Ben Bernanke
Federal Reserve Chairman Ben Bernanke told the Economic Club of Washington that the is recovering, even as it confronts “formidable headwinds.”

He also promoted the Federal Reserve, and the job he is doing as head of the Fed) in an op-ed piece he wrote recently in the Washington Post where he assured readers (and Congress) that “the Fed played a major part in arresting the [financial] crisis, and we should be seeking to preserve [the Fed’s] ability to foster financial stability and to promote economic recovery without inflation.”

He went on to say that the “government’s actions were … necessary to prevent a global economic catastrophe that could have rivaled the Great Depression.”

And then, in a self-deprecating comment, he assured readers that he knew “something about this, having spent my career prior to public service studying these issues.”

Bernanke finished his comments by reassuring his readers that “the ultimate goal of all our efforts is to restore and sustain economic prosperity [by depending] heavily on our credibility.”

Some sharply disagree with Bernanke’s assessment that the Fed knows what it is doing.

For instance, Nassim Nicholas Taleb, author of The Black Swan (and the subsequent popularization of the Black Swan Theory) said in the Huffington Post:

What I am seeing and hearing on the news – the reappointment of Bernanke – is too hard for me to bear.  I am not blaming Bernanke [who] doesn’t even know he doesn’t understand how things work [in the real world];  it is the Senators appointing him who are totally irresponsible.  [It’s as if] we promoted every doctor who committed malpractice.  [Keynesian] economics make homeopath and alternative healers look empirical and scientific.”

Senator Bernie Sanders (Independent-Vt.) said: “The middle class is collapsing [and] Bernanke missed the boat on the most significant economic crisis since the Great Depression.”

Senator Jim Bunning (R-Ky.) was even more direct:

Four years ago when you came before the Senate for confirmation to be Chairman of the Federal Reserve, I was the only Senator to vote against you. In fact, I was the only Senator to even raise serious concerns about you. I opposed you because I knew you would continue the legacy of Alan Greenspan, and I was right. But I did not know how right I would be and could not begin to imagine how wrong you would be in the following four years….

You put the printing presses into overdrive to fund the government’s spending and hand out cheap money to your masters on Wall Street, which they use to rake in record profits while ordinary Americans and small businesses can’t even get loans for their everyday needs…You have decided that just about every large bank, investment bank, insurance company, and even some industrial companies are too big to fail. Rather than making management, shareholders, and debt holders feel the consequences of their risk-taking, you bailed them out. In short, you are the definition of moral hazard.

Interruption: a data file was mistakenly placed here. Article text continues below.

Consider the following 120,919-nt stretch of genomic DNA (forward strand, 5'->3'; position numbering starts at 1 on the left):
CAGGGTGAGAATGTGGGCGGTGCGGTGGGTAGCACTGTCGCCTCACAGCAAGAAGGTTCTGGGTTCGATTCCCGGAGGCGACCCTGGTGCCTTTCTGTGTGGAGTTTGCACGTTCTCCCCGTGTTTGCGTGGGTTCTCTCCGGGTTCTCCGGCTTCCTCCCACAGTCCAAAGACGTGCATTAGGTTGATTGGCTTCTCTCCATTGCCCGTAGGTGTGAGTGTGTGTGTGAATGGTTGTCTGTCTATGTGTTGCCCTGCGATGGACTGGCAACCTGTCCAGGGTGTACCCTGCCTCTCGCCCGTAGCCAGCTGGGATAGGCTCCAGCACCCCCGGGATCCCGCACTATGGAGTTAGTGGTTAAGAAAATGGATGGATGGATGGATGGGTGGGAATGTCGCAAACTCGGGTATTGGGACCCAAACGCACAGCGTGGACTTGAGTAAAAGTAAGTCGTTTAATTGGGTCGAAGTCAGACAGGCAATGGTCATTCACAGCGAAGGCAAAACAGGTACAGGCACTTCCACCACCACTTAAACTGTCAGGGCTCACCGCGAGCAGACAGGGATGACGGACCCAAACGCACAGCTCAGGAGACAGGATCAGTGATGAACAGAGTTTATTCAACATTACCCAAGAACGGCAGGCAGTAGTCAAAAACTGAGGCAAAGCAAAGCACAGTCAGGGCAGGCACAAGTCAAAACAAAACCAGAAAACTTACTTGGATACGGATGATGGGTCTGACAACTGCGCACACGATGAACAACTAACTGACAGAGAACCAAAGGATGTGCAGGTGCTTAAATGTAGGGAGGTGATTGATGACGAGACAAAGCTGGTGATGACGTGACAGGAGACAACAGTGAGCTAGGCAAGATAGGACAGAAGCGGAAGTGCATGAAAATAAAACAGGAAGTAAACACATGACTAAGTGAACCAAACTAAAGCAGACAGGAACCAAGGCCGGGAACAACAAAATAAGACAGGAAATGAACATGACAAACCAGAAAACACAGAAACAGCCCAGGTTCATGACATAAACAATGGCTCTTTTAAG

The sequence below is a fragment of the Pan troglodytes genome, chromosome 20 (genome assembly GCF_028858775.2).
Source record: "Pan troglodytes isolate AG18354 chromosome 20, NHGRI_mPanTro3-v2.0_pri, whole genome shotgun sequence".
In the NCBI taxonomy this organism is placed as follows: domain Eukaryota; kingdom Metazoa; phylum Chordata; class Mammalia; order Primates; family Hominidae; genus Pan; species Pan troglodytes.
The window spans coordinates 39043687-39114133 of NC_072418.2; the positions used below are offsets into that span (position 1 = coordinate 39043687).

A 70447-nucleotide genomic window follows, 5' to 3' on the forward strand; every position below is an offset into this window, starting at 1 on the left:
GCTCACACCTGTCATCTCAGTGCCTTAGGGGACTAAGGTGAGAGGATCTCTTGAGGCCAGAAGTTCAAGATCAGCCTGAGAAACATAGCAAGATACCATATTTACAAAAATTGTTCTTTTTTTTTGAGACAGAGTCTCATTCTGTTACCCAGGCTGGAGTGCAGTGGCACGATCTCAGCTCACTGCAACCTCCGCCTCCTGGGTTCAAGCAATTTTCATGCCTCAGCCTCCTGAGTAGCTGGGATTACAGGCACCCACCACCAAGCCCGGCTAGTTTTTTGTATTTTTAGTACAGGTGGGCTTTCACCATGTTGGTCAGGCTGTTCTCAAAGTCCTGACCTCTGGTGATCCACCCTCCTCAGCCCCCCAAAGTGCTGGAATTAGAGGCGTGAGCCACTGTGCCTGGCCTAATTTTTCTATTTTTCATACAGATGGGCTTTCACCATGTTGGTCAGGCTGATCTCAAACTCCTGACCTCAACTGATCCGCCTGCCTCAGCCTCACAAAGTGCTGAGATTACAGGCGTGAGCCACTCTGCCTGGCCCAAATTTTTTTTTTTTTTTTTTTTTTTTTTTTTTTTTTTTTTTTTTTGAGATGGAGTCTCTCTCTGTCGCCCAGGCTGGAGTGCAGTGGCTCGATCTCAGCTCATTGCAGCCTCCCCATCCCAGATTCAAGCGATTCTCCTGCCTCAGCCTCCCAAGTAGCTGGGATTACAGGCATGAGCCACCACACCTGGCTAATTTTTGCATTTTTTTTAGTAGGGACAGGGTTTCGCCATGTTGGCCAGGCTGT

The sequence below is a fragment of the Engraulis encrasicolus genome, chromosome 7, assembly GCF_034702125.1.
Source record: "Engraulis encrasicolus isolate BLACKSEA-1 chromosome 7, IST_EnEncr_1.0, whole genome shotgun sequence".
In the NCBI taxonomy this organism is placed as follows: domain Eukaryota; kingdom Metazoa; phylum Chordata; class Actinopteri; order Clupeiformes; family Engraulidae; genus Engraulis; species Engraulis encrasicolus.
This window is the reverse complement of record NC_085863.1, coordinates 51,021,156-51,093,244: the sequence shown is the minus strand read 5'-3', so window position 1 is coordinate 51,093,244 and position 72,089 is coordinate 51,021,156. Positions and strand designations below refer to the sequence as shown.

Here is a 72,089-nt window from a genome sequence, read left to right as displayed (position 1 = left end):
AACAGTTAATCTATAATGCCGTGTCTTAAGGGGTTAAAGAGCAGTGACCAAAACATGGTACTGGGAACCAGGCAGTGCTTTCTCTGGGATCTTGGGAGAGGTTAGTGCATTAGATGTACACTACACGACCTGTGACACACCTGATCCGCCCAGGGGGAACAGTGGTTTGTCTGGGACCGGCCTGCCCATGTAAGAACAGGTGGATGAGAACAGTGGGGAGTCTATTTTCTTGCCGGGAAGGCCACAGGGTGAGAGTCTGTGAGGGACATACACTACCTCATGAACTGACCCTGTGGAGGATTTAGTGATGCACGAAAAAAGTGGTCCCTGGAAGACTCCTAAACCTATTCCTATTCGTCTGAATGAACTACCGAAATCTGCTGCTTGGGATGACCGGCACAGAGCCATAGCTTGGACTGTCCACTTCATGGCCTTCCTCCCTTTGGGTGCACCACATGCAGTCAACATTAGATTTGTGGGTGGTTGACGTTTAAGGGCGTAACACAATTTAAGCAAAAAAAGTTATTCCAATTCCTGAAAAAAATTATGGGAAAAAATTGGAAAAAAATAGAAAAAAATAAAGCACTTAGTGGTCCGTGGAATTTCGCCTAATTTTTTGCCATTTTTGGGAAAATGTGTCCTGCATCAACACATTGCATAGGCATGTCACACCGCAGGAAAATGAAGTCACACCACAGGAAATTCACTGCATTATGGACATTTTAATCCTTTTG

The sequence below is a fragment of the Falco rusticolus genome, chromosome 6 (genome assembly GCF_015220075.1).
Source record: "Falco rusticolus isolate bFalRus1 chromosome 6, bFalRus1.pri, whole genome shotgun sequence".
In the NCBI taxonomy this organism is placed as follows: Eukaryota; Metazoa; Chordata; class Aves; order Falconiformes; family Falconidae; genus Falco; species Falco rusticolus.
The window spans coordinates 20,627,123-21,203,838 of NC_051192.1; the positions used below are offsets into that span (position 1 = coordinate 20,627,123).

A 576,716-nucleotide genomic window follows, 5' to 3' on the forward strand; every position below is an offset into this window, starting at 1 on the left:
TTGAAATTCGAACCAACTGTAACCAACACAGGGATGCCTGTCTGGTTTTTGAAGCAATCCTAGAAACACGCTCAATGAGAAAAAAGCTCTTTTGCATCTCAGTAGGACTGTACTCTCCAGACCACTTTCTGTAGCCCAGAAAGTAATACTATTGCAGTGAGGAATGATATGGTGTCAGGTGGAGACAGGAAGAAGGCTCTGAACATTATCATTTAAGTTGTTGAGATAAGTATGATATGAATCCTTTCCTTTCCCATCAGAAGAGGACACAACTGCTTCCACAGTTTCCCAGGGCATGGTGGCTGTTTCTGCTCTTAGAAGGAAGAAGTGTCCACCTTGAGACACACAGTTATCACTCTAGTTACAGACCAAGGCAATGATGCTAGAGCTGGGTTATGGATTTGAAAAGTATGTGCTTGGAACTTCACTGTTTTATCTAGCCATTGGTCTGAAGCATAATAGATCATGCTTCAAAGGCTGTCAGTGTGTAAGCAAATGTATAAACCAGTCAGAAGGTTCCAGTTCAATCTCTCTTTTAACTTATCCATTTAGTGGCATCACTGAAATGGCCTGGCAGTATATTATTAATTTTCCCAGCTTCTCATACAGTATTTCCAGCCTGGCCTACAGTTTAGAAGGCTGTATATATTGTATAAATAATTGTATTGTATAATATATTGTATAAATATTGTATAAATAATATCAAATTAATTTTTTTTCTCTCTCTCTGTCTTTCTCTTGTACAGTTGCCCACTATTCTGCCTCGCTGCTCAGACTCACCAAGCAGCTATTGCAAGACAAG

Paul Farrell of  confirmed Bunning’s conclusions:

In early 2008 before Obama’s nomination, I questioned Bernanke’s character. He often testified before Congress siding with Wall Street’s Trojan Horse, Henry Paulson, the ex-Goldman CEO running the Treasury. Both minimized credit, currency, derivatives and economic problems. Later we learned he was misleading us about how bad things were, how long he knew. My conclusion: Bernanke cannot be trusted, he’s either a compulsive liar, or like Greenspan, Bernanke’s driven more by blind than facts, research and the public good.

Although Bernanke’s reappointment as head of the Fed (his term expires early next year) appears to be certain, a reasonable question must be raised: What would happen if Bernanke wasn’t reappointed? Or a larger question: What would happen if the Fed itself were abolished?

Republican Congressman Ron Paul (Texas), author of End the Fed, answered both questions in remarks he made to the House of Representatives:

Abolishing the Federal Reserve will allow Congress to reassert its constitutional authority over monetary policy. The United States grants to Congress the authority to coin money and regulate the value of the currency. The Constitution does not give Congress the authority to delegate control over monetary policy to a central bank. Furthermore, the Constitution certainly does not empower the federal government to erode the American standard of living via an inflationary monetary policy.

With a stable currency, American exporters will no longer be held hostage to an erratic monetary policy. Stabilizing the will also give Americans new incentives to save as they will no longer have to fear inflation eroding their savings.

In fact, Congress’ constitutional mandate regarding monetary policy should only permit backed by stable commodities such as silver and gold to be used as legal tender. Therefore, abolishing the Federal Reserve and returning to a constitutional system will enable America to return to the type of monetary system envisioned by our nation’s founders: one where the value of money is consistent because it is tied to a commodity such as gold.  Such a monetary system is the basis of a true free-market economy.

In conclusion, Mr. Speaker, I urge my colleagues to stand up for working Americans by putting an end to the manipulation of the money supply which erodes Americans’ standard of living, enlarges big government, and enriches well-connected elites, by cosponsoring my legislation to abolish the Federal Reserve.

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